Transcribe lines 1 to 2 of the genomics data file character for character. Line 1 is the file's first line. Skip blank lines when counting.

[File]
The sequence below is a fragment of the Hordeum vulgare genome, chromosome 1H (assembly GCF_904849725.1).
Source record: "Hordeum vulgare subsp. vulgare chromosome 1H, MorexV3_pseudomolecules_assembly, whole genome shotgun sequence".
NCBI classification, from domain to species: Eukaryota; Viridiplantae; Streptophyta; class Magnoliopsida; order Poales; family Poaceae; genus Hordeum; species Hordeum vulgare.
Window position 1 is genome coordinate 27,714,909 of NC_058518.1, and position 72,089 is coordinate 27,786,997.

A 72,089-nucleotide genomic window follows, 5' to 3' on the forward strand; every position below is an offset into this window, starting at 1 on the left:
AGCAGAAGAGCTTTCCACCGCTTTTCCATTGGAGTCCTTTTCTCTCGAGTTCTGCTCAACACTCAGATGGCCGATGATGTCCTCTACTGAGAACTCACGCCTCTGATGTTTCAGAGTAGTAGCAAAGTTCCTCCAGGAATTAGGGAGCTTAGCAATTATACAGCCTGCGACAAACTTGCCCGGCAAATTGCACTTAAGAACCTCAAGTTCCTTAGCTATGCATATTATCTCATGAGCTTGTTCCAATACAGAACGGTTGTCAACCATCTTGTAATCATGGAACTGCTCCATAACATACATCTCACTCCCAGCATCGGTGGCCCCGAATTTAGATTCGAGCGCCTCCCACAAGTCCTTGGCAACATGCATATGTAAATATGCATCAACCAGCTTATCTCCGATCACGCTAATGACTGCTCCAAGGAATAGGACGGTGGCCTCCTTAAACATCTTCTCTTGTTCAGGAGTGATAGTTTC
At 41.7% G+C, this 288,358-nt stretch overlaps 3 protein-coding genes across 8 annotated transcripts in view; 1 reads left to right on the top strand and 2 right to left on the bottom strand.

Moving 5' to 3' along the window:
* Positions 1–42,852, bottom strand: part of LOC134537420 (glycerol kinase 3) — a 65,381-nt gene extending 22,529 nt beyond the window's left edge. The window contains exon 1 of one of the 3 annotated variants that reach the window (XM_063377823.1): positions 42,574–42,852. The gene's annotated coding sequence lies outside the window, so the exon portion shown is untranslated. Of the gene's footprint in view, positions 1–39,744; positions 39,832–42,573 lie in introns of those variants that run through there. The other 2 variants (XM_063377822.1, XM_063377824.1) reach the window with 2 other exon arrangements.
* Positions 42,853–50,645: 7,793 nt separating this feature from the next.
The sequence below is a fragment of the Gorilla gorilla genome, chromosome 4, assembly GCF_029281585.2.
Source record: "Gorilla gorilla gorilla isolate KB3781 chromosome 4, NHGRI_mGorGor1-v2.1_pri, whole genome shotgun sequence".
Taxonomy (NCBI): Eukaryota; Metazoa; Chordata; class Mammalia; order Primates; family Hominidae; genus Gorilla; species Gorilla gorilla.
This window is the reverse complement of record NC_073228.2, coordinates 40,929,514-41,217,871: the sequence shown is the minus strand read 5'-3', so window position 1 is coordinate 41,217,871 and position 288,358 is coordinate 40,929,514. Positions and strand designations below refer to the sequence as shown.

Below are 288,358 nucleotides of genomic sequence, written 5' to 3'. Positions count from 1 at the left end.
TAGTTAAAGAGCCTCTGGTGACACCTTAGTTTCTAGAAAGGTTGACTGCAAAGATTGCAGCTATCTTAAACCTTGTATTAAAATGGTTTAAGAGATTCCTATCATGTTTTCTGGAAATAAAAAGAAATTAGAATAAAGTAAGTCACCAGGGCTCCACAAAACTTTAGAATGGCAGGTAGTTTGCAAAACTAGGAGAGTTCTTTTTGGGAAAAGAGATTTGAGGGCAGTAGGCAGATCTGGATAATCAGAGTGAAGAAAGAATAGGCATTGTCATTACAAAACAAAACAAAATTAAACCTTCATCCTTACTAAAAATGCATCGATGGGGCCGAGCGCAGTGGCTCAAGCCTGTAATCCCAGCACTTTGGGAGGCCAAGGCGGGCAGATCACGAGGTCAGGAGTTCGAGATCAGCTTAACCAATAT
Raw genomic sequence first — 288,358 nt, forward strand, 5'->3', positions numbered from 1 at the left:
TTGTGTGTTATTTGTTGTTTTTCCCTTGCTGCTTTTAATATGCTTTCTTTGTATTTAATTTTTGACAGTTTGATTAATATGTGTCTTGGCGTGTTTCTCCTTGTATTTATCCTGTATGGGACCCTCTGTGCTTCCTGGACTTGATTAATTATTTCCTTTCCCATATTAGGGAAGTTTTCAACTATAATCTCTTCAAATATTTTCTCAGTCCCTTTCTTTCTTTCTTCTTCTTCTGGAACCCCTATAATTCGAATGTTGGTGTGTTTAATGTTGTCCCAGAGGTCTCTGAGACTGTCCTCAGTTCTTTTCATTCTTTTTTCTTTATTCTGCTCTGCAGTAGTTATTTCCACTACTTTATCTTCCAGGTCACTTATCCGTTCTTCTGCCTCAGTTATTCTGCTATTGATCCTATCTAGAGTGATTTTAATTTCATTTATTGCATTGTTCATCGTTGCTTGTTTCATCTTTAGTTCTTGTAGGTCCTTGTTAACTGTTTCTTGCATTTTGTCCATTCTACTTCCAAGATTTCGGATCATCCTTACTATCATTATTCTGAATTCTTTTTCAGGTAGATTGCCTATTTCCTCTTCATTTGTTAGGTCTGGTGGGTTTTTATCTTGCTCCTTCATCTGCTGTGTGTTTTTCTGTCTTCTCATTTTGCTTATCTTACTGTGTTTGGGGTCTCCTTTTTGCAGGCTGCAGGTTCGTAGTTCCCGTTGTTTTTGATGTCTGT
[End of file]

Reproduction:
The sequence below is a fragment of the Hordeum vulgare genome, chromosome 1H (assembly GCF_904849725.1).
Source record: "Hordeum vulgare subsp. vulgare chromosome 1H, MorexV3_pseudomolecules_assembly, whole genome shotgun sequence".